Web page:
Better people make better All Blacks
—All Blacks’ rallying cry
I know almost nothing about rugby except that it is sort of like the American version of football (at least the ball looks similar and there is a lot of tackling going on) and that my slight frame would not last long out on the field. I recently came across a book called Legacy: 15 Lessons in Leadership by James Kerr, which shares how the world’s most successful sporting team, New Zealand’s All Blacks rugby team, can help guide our own success in business and in life.
Who Are the All Blacks?
If you have the same amount of information about rugby that I did, you might be wondering who the All Blacks are and why they are important to the world of sports. The All Blacks are the New Zealand national rugby union team and they are, literally, the best rugby team ever to play. The team has won the last two Rugby World Cups, holds the record for the most consecutive wins (and has a 77 percent winning record) and is the only international team to have a winning record against every opponent.
While the team has always been extraordinary, a devastating loss to France in the quarterfinals of the 2004 World Cup forced the team to redefine itself and clearly lay out its principles. These principles took the All Blacks to the next level of the sport, bringing them to two World Cups and an 85 percent winning record. Kerr lays out these principles and how the team tries to execute on them every day.
15 Leadership Lesson from the All Blacks
A rugby team has 15 players who work together toward a common purpose: to win. Below are the principles the All Blacks use to achieve this goal, but any team or company that wants to perform at the highest level can apply these rules.
- Character: Never be too big to do the small things that need to be done. There is a natural tendency in sports, and occasionally in business, for strong performers to feel like their way is the right way. In team sports, though, this strategy rarely works. Athletes and teams have to find the balance between total self-sacrifice to the team and relentless individual pursuit toward excellence. The All Blacks believe that character always triumphs over talent. They believe that when you focus on getting the culture right, the results will follow — a statement we agree with here at Learning House, as we try to live The Learning House Way every day. The All Blacks came up with a matrix of character traits for successful team members, including a high work rate, strong body movement, an unselfish attitude and a sacrificial mindset. The team focuses on humility and those who keep asking “how can we do this better?” One small example is after a game against Wales, the entire team swept up mud and gauze from the sheds. The All Blacks were not too good to clean up after themselves, because they know that character in the small things leads to character in the big things.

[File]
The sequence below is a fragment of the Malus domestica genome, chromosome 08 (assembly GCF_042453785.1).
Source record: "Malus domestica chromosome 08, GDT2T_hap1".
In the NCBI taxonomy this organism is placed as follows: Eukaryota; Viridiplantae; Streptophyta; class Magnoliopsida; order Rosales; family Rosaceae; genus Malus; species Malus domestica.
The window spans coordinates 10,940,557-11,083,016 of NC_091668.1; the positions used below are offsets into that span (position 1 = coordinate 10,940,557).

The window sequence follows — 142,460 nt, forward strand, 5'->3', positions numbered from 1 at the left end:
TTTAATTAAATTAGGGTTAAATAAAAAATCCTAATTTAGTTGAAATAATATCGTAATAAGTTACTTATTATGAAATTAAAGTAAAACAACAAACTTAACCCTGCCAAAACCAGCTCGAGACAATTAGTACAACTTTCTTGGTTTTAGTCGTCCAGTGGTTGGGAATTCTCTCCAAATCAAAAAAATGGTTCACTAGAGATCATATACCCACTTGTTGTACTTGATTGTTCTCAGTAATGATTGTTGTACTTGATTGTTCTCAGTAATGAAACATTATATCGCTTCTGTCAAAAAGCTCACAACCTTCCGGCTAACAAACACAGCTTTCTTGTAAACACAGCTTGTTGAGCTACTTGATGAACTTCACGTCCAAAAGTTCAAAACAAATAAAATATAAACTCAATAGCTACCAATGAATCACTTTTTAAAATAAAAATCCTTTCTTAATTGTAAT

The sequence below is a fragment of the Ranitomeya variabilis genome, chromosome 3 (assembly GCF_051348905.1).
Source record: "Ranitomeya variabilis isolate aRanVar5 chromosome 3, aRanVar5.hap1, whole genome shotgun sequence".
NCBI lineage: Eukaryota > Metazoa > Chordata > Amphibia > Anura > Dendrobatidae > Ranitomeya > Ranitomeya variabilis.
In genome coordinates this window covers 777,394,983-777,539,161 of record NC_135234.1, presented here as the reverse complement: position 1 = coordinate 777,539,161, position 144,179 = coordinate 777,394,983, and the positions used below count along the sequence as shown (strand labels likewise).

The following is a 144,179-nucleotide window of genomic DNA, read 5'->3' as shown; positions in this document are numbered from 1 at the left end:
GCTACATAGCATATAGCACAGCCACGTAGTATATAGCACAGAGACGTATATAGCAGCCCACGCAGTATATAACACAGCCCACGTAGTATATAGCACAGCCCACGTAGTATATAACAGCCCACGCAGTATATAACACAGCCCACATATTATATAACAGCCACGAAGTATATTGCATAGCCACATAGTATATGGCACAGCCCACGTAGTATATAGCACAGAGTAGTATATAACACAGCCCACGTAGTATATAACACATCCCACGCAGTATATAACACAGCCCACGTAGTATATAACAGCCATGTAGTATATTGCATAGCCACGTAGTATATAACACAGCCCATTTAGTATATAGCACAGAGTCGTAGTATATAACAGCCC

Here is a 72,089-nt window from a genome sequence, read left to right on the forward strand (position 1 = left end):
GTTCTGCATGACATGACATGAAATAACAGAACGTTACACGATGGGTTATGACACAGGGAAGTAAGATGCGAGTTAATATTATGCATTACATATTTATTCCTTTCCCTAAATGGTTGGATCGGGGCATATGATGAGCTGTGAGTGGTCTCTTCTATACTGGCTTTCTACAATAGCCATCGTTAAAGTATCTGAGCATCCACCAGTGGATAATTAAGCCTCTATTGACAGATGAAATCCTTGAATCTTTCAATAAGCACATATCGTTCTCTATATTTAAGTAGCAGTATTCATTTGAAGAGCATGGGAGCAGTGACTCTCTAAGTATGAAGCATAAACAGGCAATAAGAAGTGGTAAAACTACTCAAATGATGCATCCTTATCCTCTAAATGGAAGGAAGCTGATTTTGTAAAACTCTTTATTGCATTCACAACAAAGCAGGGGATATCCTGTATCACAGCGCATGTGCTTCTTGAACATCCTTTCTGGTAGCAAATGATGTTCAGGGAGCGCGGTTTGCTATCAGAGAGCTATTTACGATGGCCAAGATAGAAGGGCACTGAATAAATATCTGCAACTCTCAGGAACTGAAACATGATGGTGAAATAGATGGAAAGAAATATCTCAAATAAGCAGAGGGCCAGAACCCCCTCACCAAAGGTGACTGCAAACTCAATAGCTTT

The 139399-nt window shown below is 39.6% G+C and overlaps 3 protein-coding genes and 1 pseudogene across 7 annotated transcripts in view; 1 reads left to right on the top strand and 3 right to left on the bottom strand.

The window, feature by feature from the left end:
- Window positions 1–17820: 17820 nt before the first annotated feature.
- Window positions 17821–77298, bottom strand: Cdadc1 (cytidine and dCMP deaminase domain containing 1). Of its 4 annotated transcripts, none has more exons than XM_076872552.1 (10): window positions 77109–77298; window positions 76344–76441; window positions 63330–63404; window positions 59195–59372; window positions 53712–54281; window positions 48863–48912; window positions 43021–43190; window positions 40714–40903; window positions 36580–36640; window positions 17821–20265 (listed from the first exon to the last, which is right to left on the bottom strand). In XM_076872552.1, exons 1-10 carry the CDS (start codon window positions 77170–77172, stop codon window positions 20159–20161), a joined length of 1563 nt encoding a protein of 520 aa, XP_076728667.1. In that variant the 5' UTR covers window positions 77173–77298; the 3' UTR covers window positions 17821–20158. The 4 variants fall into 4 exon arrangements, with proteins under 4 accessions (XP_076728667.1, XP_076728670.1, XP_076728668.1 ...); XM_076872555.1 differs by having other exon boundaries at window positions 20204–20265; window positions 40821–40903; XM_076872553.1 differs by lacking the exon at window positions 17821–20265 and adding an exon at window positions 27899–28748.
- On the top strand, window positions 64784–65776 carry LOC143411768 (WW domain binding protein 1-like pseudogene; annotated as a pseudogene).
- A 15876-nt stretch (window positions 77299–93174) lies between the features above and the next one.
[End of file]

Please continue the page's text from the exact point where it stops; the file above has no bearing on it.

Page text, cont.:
- Adapt: A continuous competitive advantage is a culture that is constantly adapting. After a chilling loss in 2003, the All Blacks head coach felt the team was dysfunctional and needed to transform its culture. This transformation had four stages: (1) make a case for change (in this case, the team’s performance was subpar on and off the field), (2) develop a compelling picture of the future (the All Blacks visualized themselves as creating a culture centered around personal and professional development that would produce the best results the All Blacks had ever seen), (3) build sustained capability for change (the team decided to eliminate players who would get in the way, and more importantly to build the capability of those who remained, centered around a dual management model where responsibility was handed over to the players so they had more skin in the game), and (4) create a credible plan to execute (which the team did by developing and deploying a self-reflective, self-adjusting plan that developed the technical, physical, logistical and psychological capabilities of their collective). By adapting how their team functioned, the All Blacks ushered in the most successful period of their history. This is as true in business as it is in sport — it’s no secret that organizational decline is inevitable unless leaders prepare for change even when standing at the pinnacle of success. Developing a continuous cycle of assessment and refinement means organizations are constantly evolving to meet, and conquer, the next big challenge.